I’m not surprised that Seattle Port Commissioner Rob Holland blamed The Seattle Times for his resignation last week.
That seems to be part of his M.O. It’s somebody else’s fault.
But the rest of you public officials who circled your wagons around Holland, even as he was stepping down — what’s the deal with you?
Holland, a first-termer at the Port of Seattle Commission, said he was resigning after we ran an article about how he’d abused his Port credit card, started two failed businesses with a convicted child pornographer, had a warrant out for his arrest in Pierce County six months ago and … well it goes on. I think we can all agree it was conduct unbecoming a public leader.
- For UW, an Apple Cup victory that doubled as a breakthrough
- Bill Gates to commit billions for clean energy
- The story of one homeless girl, Brittany, who was failed time and again
- Holiday and Independence Bowls are potential destinations for UW and WSU
- India draws tech dreamers back home
Most Read Stories
But we didn’t all agree. Far from it.
“The Seattle Times A/K/A the local National Enquirer gossip rag is responsible,” accused another Port Commissioner, John Creighton.
Creighton explained on Facebook why he blames us:“The Times caused the resignation of one of my most valued colleagues … In the old days, city newspapers used to care about the welfare of their communities. It has appeared to me for some time that the Times only cares about selling papers.”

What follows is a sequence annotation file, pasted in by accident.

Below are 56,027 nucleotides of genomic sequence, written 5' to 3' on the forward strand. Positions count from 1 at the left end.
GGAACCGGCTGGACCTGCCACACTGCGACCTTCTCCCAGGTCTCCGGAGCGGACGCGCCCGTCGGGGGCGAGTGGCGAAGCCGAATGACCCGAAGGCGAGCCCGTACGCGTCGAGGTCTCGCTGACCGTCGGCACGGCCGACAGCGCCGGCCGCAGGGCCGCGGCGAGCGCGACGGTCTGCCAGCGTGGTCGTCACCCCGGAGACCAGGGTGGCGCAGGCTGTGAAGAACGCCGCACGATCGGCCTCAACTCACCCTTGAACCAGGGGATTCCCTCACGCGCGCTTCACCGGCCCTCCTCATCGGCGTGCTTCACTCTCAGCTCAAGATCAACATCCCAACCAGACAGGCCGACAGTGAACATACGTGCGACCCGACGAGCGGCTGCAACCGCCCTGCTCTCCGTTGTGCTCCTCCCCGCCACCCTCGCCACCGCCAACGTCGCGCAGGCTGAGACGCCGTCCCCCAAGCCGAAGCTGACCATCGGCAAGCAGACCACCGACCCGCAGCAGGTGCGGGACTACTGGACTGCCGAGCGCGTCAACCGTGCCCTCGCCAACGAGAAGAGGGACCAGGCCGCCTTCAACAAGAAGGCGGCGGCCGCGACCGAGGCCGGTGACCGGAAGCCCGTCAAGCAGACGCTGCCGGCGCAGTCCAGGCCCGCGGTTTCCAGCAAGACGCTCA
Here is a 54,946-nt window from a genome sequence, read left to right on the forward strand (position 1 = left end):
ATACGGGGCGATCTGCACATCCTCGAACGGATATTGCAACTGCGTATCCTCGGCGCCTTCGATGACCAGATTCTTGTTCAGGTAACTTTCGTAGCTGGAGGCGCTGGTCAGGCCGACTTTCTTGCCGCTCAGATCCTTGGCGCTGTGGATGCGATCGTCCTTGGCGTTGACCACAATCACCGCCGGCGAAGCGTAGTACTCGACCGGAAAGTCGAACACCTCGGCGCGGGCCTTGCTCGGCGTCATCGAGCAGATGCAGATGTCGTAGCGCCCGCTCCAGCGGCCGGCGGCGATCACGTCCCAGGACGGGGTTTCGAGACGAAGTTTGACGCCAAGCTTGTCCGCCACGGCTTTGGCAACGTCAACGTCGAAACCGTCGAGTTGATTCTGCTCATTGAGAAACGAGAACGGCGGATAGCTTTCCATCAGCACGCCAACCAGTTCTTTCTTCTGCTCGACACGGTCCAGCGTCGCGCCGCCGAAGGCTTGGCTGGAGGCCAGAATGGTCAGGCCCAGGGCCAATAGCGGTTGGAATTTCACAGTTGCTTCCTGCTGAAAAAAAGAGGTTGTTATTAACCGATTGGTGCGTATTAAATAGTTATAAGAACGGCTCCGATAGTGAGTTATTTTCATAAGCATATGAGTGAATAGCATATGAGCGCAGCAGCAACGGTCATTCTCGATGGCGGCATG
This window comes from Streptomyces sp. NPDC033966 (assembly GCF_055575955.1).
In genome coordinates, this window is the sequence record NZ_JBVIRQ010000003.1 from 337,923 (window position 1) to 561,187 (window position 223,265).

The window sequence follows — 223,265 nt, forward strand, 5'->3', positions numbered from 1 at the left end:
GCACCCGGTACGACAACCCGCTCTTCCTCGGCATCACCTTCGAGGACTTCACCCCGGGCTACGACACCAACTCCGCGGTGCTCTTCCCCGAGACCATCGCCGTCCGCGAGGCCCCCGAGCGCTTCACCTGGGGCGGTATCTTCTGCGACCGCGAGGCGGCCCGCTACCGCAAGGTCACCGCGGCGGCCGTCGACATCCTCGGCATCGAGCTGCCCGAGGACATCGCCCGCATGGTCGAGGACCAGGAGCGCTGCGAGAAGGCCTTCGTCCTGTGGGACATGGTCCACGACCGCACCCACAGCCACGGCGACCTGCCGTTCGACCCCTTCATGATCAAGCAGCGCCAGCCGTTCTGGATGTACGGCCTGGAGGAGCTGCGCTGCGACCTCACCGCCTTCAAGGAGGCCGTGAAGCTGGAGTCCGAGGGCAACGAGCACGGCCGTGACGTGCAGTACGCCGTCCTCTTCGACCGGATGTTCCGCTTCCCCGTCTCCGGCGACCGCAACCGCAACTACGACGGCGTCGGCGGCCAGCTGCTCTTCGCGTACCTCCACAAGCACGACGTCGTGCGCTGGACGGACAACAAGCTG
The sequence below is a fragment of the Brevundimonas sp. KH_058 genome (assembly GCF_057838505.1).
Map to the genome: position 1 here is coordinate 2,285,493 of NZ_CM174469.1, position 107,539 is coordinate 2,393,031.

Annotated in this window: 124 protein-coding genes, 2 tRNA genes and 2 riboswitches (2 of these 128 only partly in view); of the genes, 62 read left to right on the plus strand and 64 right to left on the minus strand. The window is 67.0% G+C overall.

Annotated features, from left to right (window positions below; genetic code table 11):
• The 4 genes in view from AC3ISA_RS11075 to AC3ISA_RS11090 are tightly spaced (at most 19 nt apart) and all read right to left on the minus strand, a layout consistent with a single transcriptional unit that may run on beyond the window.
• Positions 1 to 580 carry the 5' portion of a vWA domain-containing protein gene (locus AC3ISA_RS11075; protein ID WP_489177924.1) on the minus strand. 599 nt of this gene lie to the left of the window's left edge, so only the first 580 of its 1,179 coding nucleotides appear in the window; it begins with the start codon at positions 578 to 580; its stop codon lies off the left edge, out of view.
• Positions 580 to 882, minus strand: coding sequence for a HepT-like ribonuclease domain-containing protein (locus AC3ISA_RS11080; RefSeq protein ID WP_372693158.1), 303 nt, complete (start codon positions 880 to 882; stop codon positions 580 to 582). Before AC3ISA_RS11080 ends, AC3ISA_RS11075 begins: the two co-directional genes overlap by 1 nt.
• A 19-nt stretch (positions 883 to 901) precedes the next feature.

In our dreams a story about the Port of Seattle could move some newspapers! Probably most readers reacted to this expose about Rob Holland by saying: “Who?”
But setting that aside, Creighton’s post blaming The Seattle Times was cheered on by an array of public leaders. It was “liked” on Facebook by Seattle City Councilmember Mike O’Brien; by the head of the Seattle Human Rights Commission; by the chairman of the King County Democrats; and by the board chairman of the Seattle Housing Authority, among others.
The latter, John Littel, wrote: “I thought as I read that hatchet job on Rob that it was the worst thing I’ve seen in that rag. What a shame and a disgrace.”
An influential union among local governments, The Seattle Building & Construction Trades Council, went further. The head of the council, Lee Newgent, called it a “trashing” and added: “The Building Trades stands by our endorsement of (Holland), and we made a motion on Tuesday to address the Times article.”
I called to ask what that means exactly but haven’t heard back. Creighton also declined to comment further.
Look, I get that the messenger gets shot, and that’s fine. But these reactions suggest these people who work in and around public service have set an awfully low bar for that service.
O’Brien, of the City Council, said he didn’t “like” Creighton’s comments because he agreed with them 100 percent.
“The part I agreed with is that Rob is a good person trying to represent the public as best he can,” O’Brien said.
But that’s kind of the key point. If this was the best Holland could do — the credit card and business problems, the arrest warrant and all the rest — then may I suggest that at the very least he’s not cut out for public service right now?
That such an obvious statement even needs to be made says something not-so-flattering about Seattle’s one-party politics.
Not to Holland. Speaking at a Port meeting Tuesday, he said the chief problem here is that Seattle’s newspaper “ … has not educated us, it has cheapened us.” He declined to score the effects of his own behavior.
Creighton was blunter, calling The Seattle Times “morons with an agenda.”
At this point I plead guilty to the moron charge. Because I have no clue what world these people are living in.
Danny Westneat’s column appears Wednesday and Sunday.
Reach him at 206-464-2086 or email@example.com